November 4, 2013

Fungus That Causes White-Nose Syndrome in Bats Proves Hardy Survivor and other wildlife disease news


Disease Persistence in Primates - New Findings Published in PLOS ONE

Catastrophic declines in African great ape populations due to disease outbreaks have been reported in recent years, yet similar disease impacts are rarely identified for the more solitary Asian great apes, or for smaller primates. Researchers have uncovered interactions between social structure, demography, and disease transmission modes that create ‘dynamic constraints’ on the pathogens that can establish and persist in primate host species with different social systems.

National Center for Ecological Analysis and Synthesis
21 Oct 2013

Cited Journal Article
Ryan SJ, Jones JH, Dobson AP (2013) Interactions between Social Structure, Demography, and Transmission Determine Disease Persistence in Primates. PLoS ONE 8(10): e76863. doi:10.1371/journal.pone.0076863

Fungus That Causes White-Nose Syndrome in Bats Proves Hardy Survivor

After taking an in-depth look at the basic biology of a fungus that is decimating bat colonies as it spreads across the U.S., researchers report that they can find little that might stop the organism from spreading further and persisting indefinitely in bat caves. Their report appears in the journal PLOS ONE.

...The fungus thrives at low temperatures, and spreads to bats whose body temperature drops below 20 degrees Celsius (68 degrees Fahrenheit) when they are hibernating in infected caves. Previous research has shown that the fungus persists in caves even after the bats are gone.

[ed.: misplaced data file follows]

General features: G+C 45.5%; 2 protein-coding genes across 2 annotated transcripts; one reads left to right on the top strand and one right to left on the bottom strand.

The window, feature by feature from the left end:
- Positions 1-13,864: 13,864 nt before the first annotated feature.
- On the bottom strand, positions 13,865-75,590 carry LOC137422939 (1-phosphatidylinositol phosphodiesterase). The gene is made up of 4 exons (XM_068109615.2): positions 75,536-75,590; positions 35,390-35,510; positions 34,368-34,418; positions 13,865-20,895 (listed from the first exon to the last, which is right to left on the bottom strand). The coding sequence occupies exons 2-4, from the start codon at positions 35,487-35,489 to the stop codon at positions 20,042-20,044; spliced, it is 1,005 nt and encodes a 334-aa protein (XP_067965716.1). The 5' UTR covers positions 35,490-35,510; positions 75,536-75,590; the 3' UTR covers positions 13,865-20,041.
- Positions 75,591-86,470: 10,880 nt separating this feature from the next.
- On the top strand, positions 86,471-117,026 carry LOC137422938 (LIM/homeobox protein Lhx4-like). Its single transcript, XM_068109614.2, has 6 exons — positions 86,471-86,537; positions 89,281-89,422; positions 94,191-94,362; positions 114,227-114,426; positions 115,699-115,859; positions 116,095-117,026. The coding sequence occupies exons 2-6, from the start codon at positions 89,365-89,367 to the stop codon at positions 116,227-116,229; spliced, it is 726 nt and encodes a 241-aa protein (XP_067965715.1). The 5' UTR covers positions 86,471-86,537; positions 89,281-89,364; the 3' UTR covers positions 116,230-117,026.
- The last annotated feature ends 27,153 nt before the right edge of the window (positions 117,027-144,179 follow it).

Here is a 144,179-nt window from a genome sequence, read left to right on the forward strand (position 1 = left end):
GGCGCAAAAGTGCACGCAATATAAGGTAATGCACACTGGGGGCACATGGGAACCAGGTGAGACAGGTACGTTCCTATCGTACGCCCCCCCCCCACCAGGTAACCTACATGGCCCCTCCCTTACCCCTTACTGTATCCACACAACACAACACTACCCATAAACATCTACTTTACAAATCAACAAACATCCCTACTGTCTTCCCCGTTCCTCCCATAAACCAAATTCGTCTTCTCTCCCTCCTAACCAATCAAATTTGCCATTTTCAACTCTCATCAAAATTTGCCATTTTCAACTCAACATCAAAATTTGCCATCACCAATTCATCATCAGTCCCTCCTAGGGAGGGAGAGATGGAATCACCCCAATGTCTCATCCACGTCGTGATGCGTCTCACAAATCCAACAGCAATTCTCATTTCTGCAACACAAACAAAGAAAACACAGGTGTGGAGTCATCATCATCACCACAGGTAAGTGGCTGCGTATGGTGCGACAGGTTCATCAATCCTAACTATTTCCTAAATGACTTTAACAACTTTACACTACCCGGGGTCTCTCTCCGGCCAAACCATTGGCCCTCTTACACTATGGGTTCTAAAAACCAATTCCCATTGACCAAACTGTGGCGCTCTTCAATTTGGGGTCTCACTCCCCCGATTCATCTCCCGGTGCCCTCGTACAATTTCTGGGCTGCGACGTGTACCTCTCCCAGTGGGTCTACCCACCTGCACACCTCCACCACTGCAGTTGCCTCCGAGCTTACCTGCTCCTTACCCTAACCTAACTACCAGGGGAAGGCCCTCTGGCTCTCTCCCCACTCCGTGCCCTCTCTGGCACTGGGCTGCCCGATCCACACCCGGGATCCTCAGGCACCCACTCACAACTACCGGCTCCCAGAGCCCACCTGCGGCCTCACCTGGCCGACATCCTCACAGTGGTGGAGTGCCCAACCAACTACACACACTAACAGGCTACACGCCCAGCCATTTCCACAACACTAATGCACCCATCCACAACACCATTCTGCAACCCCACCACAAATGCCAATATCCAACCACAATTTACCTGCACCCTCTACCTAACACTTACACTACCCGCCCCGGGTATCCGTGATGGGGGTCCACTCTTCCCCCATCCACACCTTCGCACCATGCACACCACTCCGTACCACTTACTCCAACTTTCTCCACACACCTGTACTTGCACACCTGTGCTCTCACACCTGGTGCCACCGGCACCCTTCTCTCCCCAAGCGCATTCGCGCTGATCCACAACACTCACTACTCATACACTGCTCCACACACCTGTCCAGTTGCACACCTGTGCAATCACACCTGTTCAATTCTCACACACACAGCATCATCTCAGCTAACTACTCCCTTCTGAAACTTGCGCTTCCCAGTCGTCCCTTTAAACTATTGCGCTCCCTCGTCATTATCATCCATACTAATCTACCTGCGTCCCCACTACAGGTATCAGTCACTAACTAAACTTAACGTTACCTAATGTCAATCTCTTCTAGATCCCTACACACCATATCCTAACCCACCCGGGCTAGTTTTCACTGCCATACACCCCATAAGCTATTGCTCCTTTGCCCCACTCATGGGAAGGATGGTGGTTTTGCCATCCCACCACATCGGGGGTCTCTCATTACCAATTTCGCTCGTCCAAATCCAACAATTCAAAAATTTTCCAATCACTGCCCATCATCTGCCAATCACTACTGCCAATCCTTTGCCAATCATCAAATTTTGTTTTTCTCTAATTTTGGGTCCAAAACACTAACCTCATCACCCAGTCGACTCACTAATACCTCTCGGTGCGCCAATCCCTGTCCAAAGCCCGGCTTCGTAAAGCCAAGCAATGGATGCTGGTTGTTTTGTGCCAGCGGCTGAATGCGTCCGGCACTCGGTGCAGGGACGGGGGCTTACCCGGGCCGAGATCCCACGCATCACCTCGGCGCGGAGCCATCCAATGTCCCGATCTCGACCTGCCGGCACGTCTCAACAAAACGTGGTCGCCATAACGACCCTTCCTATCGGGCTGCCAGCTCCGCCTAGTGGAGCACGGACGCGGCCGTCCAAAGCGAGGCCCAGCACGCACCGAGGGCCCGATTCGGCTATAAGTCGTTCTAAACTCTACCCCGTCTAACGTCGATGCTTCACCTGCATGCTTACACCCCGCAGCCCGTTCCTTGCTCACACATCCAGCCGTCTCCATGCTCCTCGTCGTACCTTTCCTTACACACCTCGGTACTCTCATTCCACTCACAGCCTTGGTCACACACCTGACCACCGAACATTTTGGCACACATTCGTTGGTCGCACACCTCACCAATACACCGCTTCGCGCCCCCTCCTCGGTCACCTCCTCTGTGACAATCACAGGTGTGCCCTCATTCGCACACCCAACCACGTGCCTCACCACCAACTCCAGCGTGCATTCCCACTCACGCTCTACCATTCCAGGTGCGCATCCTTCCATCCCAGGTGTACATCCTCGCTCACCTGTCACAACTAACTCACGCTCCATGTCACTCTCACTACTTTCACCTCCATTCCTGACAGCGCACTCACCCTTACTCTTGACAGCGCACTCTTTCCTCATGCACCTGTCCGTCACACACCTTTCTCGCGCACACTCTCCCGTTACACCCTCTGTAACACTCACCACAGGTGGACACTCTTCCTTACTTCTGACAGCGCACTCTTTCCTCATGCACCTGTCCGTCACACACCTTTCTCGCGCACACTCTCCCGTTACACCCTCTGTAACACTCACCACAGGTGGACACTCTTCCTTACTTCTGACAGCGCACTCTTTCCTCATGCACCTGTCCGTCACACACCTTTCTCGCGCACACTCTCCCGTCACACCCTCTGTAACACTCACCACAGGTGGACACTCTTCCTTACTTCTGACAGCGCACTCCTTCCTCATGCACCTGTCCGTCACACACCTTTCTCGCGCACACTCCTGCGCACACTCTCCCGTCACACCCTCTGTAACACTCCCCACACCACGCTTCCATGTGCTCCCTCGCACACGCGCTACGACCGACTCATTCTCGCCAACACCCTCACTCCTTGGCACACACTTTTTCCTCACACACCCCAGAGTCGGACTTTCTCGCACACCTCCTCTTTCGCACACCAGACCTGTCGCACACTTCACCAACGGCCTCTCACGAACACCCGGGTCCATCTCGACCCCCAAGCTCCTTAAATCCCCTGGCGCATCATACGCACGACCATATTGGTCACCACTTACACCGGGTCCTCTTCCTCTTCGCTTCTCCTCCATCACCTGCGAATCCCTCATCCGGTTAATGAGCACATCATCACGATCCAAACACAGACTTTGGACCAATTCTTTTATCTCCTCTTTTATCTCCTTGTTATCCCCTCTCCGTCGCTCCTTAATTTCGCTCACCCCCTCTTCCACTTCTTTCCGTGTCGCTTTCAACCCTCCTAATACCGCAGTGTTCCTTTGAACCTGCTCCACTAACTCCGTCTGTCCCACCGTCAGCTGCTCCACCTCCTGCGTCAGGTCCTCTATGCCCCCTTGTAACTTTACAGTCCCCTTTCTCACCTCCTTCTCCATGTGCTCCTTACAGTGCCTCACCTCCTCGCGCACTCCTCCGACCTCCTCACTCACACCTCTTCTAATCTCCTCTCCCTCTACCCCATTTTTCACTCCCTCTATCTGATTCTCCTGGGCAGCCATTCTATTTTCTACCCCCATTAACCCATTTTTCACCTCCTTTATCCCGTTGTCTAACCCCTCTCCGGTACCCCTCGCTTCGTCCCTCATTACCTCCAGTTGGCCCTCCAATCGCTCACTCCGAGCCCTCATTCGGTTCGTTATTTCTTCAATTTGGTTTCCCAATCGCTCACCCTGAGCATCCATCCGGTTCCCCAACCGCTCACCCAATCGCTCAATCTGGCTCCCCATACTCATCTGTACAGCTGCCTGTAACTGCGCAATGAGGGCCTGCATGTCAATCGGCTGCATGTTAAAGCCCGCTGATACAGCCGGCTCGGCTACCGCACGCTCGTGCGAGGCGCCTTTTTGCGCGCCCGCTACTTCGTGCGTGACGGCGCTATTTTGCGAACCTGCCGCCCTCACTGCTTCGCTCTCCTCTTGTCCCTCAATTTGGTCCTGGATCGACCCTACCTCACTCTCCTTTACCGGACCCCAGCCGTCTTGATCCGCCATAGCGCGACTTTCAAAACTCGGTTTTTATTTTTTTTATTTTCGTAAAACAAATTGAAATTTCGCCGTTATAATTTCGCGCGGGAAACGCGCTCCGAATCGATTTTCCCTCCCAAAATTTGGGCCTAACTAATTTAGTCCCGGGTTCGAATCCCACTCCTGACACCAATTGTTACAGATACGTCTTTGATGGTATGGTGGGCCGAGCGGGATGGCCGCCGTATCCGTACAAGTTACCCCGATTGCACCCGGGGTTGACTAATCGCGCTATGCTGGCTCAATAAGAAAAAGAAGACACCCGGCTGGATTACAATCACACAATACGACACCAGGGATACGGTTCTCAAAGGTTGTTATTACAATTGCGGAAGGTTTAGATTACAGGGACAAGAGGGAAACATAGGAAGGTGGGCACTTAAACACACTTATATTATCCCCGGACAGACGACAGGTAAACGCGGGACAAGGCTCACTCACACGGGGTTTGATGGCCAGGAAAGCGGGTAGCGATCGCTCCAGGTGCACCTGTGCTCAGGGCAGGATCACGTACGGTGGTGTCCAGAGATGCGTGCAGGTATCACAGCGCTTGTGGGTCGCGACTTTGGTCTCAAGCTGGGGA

The new study, from researchers at the Illinois Natural History Survey at the University of Illinois, found that the fungus can make a meal out of just about any carbon source likely to be found in caves, said graduate student Daniel Raudabaugh, who led the research under the direction of survey mycologist Andrew Miller.

"It can basically live on any complex carbon source, which encompasses insects, undigested insect parts in guano, wood, dead fungi and cave fish," Raudabaugh said. "We looked at all the different nitrogen sources and found that basically it can grow on all of them. It can grow over a very wide range of pH; it doesn't have trouble in any pH unless it's extremely acidic."
"P. destructans appears to create an environment that should degrade the structure of keratin, the main protein in skin," Raudabaugh said. It has enzymes that break down urea and proteins that produce a highly alkaline environment that could burn the skin, he said. Infected bats often have holes in their skin, which can increase their susceptibility to other infections.
Science Daily
29 Oct 2013

Cited Journal Article
Daniel B. Raudabaugh, Andrew N. Miller. Nutritional Capability of and Substrate Suitability for Pseudogymnoascus destructans, the Causal Agent of Bat White-Nose Syndrome. PLoS ONE, 2013; 8 (10): e78300 DOI: 10.1371/journal.pone.0078300

Other White-nose Syndrome News

The 'prairie moose phenomena'; big animals finding open areas of North Dakota suitable

here was a time not so many years ago when a moose sighting outside of the Turtle Mountain or Pembina Hills areas was rather uncommon. The young bull moose that has at least temporarily made Bismarck and Mandan home over the past couple of weeks has captured the public's attention. That's because this part of the state is not considered "traditional" moose habitat.

Mostly moose are thought of as woodland creatures, evoking images of the huge animal chest-deep in a slough feeding on aquatic vegetation. At a time when moose populations are declining in surrounding states like Minnesota, North Dakota's moose are doing quite well — and on the prairie, of all places, The Bismarck Tribune reported ( ).

That said, parts of North Dakota are having the same issues with moose disappearing from their traditional ranges, said Bill Jensen, a big game biologist for the North Dakota Game and Fish Department.
Star Tribune
27 Oct 2013
B Gehring

Other Moose Health News

One Health News Corner
Huh?! That's Interesting!

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